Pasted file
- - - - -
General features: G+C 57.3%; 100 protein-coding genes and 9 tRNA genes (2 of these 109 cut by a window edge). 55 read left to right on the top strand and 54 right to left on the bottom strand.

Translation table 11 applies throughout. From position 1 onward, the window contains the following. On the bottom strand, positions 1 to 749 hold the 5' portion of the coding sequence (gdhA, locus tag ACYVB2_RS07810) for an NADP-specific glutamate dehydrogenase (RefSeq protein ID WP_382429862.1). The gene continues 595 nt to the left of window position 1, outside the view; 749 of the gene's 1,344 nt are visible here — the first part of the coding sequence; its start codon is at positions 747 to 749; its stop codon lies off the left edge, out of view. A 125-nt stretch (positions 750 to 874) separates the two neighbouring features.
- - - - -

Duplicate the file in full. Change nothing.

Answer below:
General features: G+C 57.3%; 100 protein-coding genes and 9 tRNA genes (2 of these 109 cut by a window edge). 55 read left to right on the top strand and 54 right to left on the bottom strand.

Translation table 11 applies throughout. From position 1 onward, the window contains the following. On the bottom strand, positions 1 to 749 hold the 5' portion of the coding sequence (gdhA, locus tag ACYVB2_RS07810) for an NADP-specific glutamate dehydrogenase (RefSeq protein ID WP_382429862.1). The gene continues 595 nt to the left of window position 1, outside the view; 749 of the gene's 1,344 nt are visible here — the first part of the coding sequence; its start codon is at positions 747 to 749; its stop codon lies off the left edge, out of view. A 125-nt stretch (positions 750 to 874) separates the two neighbouring features.